Stearic acid is a natural inclusion in a cream. In fact, you can thicken any basic lotion into a cream by adding some stearic acid. We took a look at a hand lotion yesterday. Let's take a look at a cream today.
Actually, let's back up a second. What's the difference between a cream and a lotion" Or an emulsified body butter and moisturizer and creme and... There are no definitions for anything other than a lotion, which is a product that uses an emulsifier to bring together oil and water. You can call a thick, rich cream a facial moisturizer and a thin, sprayable lotion a body butter. There are no definitions for it. We have an idea of what it means when someone says a product is a cream versus a moisturizer, but that isn't necessarily so.
In this case, what I mean by a cream is a product that is quite thick and should be pumped out of a bottle or scooped out of a jar. For this product, I definitely recommend a nice, sturdy pump, not a teeny tiny treatment pump you'd use for a thinner lotion, like a moisturizer.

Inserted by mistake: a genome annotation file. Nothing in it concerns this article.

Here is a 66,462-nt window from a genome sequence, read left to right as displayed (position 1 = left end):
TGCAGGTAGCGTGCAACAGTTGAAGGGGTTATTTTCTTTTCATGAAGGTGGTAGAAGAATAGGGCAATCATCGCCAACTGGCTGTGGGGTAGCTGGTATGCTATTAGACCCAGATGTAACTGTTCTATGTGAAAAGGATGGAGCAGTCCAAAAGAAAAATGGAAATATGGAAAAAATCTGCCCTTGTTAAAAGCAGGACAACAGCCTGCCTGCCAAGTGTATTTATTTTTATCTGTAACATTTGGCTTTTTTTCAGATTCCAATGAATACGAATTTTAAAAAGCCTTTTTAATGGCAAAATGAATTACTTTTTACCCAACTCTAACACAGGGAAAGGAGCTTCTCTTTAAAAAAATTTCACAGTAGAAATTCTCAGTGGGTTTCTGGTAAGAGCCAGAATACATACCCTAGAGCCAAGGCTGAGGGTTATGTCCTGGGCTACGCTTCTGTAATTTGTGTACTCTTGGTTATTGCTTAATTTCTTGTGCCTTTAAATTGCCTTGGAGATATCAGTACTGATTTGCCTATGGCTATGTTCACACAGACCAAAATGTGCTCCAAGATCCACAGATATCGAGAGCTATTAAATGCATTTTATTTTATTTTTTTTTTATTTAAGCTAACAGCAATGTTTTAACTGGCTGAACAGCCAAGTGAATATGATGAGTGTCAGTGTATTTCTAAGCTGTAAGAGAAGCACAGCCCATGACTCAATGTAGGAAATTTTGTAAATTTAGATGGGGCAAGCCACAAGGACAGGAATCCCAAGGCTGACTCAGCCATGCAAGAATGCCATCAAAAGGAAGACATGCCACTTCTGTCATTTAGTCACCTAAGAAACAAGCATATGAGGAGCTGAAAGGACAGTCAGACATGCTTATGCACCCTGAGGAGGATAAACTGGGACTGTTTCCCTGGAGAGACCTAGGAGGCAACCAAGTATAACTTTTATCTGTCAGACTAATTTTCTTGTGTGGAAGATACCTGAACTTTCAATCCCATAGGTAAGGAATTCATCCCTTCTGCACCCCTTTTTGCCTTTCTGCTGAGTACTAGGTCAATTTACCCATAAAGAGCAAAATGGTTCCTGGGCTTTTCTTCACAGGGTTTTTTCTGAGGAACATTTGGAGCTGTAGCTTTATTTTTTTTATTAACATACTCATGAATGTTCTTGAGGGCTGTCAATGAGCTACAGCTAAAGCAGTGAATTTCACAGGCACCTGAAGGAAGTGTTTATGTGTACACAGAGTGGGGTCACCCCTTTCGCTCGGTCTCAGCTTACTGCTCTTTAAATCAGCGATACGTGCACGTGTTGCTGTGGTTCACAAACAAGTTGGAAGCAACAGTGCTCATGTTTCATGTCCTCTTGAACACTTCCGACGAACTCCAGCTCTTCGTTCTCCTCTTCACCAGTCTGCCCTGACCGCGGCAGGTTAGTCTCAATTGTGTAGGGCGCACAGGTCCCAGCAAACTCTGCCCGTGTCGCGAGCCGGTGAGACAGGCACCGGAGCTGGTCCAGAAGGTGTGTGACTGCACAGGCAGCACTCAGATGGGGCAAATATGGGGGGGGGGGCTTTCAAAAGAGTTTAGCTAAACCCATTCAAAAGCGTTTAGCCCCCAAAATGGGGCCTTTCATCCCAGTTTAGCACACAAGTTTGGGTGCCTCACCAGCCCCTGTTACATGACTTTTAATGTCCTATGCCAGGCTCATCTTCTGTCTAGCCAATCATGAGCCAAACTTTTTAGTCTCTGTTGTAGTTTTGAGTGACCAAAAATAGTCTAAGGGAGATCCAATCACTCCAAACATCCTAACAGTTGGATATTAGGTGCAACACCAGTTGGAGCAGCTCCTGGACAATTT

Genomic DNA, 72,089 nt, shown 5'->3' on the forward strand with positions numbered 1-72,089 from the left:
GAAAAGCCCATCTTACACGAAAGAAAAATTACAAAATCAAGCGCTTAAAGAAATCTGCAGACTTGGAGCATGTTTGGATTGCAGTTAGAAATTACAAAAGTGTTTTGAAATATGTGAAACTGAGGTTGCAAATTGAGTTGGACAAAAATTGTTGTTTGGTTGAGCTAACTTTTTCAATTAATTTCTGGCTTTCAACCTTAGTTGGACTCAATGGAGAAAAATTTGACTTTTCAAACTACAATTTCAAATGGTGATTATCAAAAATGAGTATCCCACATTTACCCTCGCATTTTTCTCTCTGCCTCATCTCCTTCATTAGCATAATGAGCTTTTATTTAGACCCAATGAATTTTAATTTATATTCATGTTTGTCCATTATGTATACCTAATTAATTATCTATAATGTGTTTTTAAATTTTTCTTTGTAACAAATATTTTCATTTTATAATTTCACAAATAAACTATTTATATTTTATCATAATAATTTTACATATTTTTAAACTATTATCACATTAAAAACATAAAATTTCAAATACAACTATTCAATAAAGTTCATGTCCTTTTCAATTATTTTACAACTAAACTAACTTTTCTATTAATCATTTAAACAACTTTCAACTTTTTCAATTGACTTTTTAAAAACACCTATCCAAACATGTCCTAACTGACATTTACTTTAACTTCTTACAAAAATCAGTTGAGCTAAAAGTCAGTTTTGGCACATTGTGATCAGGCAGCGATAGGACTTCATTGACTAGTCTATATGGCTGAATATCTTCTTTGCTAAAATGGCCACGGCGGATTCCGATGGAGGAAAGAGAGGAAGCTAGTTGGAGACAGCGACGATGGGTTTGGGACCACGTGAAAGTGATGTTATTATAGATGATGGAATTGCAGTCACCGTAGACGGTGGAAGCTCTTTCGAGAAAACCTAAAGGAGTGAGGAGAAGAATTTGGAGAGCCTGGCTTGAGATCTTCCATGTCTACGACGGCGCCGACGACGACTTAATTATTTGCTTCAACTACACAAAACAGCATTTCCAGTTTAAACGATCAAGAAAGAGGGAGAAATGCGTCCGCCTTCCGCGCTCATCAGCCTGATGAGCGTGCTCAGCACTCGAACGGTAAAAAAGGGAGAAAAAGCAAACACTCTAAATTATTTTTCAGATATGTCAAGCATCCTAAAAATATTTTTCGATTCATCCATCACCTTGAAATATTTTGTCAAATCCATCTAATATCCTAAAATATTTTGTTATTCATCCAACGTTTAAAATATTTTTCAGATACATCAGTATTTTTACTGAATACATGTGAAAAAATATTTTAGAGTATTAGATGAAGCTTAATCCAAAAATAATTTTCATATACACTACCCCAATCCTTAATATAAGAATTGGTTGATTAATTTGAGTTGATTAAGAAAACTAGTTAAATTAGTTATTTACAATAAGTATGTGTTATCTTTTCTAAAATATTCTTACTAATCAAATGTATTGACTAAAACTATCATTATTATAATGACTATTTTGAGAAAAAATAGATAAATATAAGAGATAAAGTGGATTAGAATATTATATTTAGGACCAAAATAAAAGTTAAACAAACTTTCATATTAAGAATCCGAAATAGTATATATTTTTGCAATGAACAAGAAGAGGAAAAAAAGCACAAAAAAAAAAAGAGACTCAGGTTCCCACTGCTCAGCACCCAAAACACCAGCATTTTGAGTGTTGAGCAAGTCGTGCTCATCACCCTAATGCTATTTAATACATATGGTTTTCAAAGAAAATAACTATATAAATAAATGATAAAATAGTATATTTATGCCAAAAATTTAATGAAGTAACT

I'm basing this cream off the recipe you can find as a newbie recipe in this post, but we'll make some modifications. I want to use this as a foot cream, so there are some things I can change to ensure it'll be a nice lotion!
When I'm making a foot cream, I'm thinking greasy and thick. I want something that goes on well and moisturizes even better. I want something that will help my completely trashed heels feel softer and hydrate dry skin. And I don't want to use fancy and expensive oils here. This isn't some frou-frou moisturizer with live plankton and seaweed extract that comes in a 30 ml shiny glass bottle. Nope, this is a thick, buttery cream you can make by the bucketload intended to be slathered on your feet and covered up with your very thickest socks!
My first thought is to include two humectants into the mix to draw water from the atmosphere to my skin. I'll include glycerin at 3% and sodium lactate at 2% to get the most hydration possi...